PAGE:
Bible Readings for January 17th
Genesis 18 contains a promise of extraordinary hope and of devastating judgment. This passage in some ways marks both the beginning of Abraham’s redemptive, covenant offspring as well as the end of the wickedness of Sodom and Gomorrah.
Here Yahweh appears to Abraham in the form of three men. There is some debate about whether these three men are Yahweh or whether they are angels accompanying Yahweh, which I do not have enough space in this meditation to explore. Suffice it to say, Yahweh and the three men are discussed interchangeably in this passage. Genesis 18 is not a proof of the Trinity in the Old Testament, but we should nevertheless see a strong hint here that Yahweh exists as three persons.
As they eat together, the men declare that Yahweh’s promise would at last be coming true: by that time next year, Sarah would have a son. We could look down at Sarah for her lack of faith, laughing at the promise of gaining a son, but it is unlikely we would have responded any better. We do not know when Abraham and Sarah moved to Canaan, but we know that at this point Ishmael is thirteen years old (Gen. 17:25), and Ishmael had been born only after Abraham and Sarah had been in Canaan long enough to be desperate enough to give Hagar to Abraham to produce a surrogate son for Sarah, so the promised birth has already been a long time coming.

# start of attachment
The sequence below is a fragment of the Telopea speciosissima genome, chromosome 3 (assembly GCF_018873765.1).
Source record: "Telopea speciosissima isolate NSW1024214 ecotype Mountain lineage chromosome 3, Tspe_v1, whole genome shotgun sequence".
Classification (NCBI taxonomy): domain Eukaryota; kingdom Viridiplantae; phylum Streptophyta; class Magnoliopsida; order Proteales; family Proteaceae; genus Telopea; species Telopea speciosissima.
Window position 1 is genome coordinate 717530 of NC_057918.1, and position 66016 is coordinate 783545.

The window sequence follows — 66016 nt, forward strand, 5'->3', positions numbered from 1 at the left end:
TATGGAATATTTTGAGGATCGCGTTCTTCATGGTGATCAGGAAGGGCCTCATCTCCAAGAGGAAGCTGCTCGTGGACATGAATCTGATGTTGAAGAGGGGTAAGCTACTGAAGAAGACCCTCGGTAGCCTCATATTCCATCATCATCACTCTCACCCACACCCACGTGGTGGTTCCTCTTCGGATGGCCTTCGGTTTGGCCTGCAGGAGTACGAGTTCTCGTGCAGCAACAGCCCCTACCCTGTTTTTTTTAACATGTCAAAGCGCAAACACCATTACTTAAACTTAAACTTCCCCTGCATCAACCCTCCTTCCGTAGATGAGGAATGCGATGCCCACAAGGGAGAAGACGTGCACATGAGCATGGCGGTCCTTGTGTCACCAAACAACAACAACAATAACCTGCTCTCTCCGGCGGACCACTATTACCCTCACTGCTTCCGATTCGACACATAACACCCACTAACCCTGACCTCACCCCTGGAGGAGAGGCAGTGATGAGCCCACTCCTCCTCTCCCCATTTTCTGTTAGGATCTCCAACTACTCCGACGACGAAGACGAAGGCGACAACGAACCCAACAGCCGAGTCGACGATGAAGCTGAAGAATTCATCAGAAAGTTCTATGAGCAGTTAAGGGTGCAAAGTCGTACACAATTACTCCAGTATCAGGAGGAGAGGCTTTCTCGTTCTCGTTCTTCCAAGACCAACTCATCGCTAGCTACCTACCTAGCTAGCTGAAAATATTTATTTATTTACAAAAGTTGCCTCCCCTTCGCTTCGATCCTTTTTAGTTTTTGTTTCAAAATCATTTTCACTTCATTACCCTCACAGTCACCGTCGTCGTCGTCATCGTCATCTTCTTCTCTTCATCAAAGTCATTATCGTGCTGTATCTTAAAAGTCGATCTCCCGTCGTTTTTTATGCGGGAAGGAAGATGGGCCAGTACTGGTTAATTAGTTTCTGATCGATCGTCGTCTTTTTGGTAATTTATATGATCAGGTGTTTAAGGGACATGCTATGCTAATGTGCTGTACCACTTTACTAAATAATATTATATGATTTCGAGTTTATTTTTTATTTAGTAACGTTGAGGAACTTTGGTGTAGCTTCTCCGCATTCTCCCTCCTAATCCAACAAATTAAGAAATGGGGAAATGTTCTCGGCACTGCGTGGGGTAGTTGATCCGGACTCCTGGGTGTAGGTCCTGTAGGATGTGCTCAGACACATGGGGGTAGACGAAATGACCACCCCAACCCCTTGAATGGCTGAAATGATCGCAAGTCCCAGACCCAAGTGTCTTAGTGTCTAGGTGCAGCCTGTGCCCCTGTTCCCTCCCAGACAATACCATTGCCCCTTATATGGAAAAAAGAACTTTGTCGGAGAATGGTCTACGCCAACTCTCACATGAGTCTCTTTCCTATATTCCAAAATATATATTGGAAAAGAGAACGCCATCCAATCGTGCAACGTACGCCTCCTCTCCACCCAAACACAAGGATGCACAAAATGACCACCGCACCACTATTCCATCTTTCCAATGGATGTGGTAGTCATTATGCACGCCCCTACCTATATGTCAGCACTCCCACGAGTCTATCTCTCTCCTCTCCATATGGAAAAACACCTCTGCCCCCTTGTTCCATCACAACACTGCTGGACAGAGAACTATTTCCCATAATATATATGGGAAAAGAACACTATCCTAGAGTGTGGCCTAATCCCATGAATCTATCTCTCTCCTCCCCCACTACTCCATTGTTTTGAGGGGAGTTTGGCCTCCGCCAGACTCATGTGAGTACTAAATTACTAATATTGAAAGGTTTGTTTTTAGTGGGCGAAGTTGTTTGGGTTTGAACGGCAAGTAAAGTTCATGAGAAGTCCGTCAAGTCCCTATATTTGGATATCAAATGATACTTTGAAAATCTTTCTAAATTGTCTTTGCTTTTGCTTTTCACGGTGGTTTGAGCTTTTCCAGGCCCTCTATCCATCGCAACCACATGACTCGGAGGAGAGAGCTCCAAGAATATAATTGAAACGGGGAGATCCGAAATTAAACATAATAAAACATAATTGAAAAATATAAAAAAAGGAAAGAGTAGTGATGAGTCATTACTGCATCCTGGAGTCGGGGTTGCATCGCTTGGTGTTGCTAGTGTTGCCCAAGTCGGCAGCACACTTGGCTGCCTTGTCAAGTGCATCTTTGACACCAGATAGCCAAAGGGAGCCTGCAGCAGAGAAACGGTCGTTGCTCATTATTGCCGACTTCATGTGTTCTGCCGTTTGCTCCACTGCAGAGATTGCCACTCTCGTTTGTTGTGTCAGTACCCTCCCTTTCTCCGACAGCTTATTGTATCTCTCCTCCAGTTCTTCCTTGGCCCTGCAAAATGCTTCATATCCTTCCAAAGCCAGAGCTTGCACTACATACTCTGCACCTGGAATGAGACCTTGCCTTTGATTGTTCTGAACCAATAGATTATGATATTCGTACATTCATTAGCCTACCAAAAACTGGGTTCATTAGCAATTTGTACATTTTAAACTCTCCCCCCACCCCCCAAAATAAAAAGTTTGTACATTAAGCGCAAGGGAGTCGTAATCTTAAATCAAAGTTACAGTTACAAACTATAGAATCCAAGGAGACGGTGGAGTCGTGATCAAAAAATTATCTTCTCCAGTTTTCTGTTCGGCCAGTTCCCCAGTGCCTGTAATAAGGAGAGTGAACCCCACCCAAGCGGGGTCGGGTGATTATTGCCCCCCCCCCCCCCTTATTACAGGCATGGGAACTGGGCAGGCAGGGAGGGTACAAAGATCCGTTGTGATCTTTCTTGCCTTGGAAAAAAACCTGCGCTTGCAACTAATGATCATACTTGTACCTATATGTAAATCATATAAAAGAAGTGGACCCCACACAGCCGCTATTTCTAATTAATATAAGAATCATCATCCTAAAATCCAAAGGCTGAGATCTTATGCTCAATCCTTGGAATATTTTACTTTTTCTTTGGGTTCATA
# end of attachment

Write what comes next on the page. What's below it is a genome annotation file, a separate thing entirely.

Even Abraham had prayed that Ishmael might serve as the promised son (Gen. 17:18), but God had insisted the promised offspring would come through Sarah (Gen. 17:19). Both Abraham and Sarah have been stretched to the limit for probably at least two decades, and it is unsurprising that they would have trouble believing they were to receive everything they had hoped for over the coming year.
But while Yahweh brings his promised offspring into the picture, this is also the passage where Yahweh announces his judgment against Sodom and Gomorrah because of their great sin (Gen. 18:20). Interestingly, even though Abraham struggles to believe he and Sarah would conceive a son, he does not hesitate to believe this message of judgment, stepping immediately into the role of mediator to plead on behalf of Sodom—even negotiating to reduce the threshold for the city’s salvation to a mere ten righteous people (Gen. 18:23–33).
This is a beautiful picture of genuine faith. Abraham, with all of his own personal doubts and misgivings, nevertheless pleads with Yahweh, arguing, “Shall not the Judge of all the earth do what is just?” (Gen. 18:25). Faith isn’t the absence of doubt but the willingness to trust—and especially to pray—in the midst of doubt.
What doubt are you facing? Is your response to laugh at God’s promises, or does your doubt drive you closer to God in prayer, like Abraham?
Scripture quotations are from The Holy Bible, English Standard Version copyright © 2001 by Crossway Bibles, a division of Good News Publishers. Used by permission. All rights reserved.